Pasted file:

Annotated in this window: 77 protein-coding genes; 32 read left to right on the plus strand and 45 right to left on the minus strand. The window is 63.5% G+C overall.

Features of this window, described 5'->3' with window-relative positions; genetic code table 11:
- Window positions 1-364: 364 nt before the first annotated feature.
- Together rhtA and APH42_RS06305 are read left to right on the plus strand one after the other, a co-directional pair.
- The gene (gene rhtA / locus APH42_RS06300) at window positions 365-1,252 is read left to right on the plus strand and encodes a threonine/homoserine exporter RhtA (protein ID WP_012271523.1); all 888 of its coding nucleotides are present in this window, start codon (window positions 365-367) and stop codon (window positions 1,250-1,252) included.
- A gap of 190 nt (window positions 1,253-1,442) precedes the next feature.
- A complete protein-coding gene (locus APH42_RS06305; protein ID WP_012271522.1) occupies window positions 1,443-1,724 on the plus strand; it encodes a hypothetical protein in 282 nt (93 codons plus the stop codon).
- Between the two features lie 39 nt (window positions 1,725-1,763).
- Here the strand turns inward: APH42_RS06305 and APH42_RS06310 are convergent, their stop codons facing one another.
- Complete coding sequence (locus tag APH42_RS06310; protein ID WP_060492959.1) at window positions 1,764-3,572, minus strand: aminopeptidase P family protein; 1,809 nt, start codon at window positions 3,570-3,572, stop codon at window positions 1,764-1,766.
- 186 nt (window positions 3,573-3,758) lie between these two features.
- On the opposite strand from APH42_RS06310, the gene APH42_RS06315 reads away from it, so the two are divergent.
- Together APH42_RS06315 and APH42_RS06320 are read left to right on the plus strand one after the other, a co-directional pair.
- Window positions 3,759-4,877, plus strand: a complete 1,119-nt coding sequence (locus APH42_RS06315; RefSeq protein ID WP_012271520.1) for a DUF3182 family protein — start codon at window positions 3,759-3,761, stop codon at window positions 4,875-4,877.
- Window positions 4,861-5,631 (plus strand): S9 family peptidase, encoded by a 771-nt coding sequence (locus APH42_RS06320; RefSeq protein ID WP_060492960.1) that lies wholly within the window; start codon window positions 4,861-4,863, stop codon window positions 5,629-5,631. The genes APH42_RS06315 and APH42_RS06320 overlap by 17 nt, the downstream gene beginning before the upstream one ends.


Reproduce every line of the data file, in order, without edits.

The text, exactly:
Annotated in this window: 77 protein-coding genes; 32 read left to right on the plus strand and 45 right to left on the minus strand. The window is 63.5% G+C overall.

Features of this window, described 5'->3' with window-relative positions; genetic code table 11:
- Window positions 1-364: 364 nt before the first annotated feature.
- Together rhtA and APH42_RS06305 are read left to right on the plus strand one after the other, a co-directional pair.
- The gene (gene rhtA / locus APH42_RS06300) at window positions 365-1,252 is read left to right on the plus strand and encodes a threonine/homoserine exporter RhtA (protein ID WP_012271523.1); all 888 of its coding nucleotides are present in this window, start codon (window positions 365-367) and stop codon (window positions 1,250-1,252) included.
- A gap of 190 nt (window positions 1,253-1,442) precedes the next feature.
- A complete protein-coding gene (locus APH42_RS06305; protein ID WP_012271522.1) occupies window positions 1,443-1,724 on the plus strand; it encodes a hypothetical protein in 282 nt (93 codons plus the stop codon).
- Between the two features lie 39 nt (window positions 1,725-1,763).
- Here the strand turns inward: APH42_RS06305 and APH42_RS06310 are convergent, their stop codons facing one another.
- Complete coding sequence (locus tag APH42_RS06310; protein ID WP_060492959.1) at window positions 1,764-3,572, minus strand: aminopeptidase P family protein; 1,809 nt, start codon at window positions 3,570-3,572, stop codon at window positions 1,764-1,766.
- 186 nt (window positions 3,573-3,758) lie between these two features.
- On the opposite strand from APH42_RS06310, the gene APH42_RS06315 reads away from it, so the two are divergent.
- Together APH42_RS06315 and APH42_RS06320 are read left to right on the plus strand one after the other, a co-directional pair.
- Window positions 3,759-4,877, plus strand: a complete 1,119-nt coding sequence (locus APH42_RS06315; RefSeq protein ID WP_012271520.1) for a DUF3182 family protein — start codon at window positions 3,759-3,761, stop codon at window positions 4,875-4,877.
- Window positions 4,861-5,631 (plus strand): S9 family peptidase, encoded by a 771-nt coding sequence (locus APH42_RS06320; RefSeq protein ID WP_060492960.1) that lies wholly within the window; start codon window positions 4,861-4,863, stop codon window positions 5,629-5,631. The genes APH42_RS06315 and APH42_RS06320 overlap by 17 nt, the downstream gene beginning before the upstream one ends.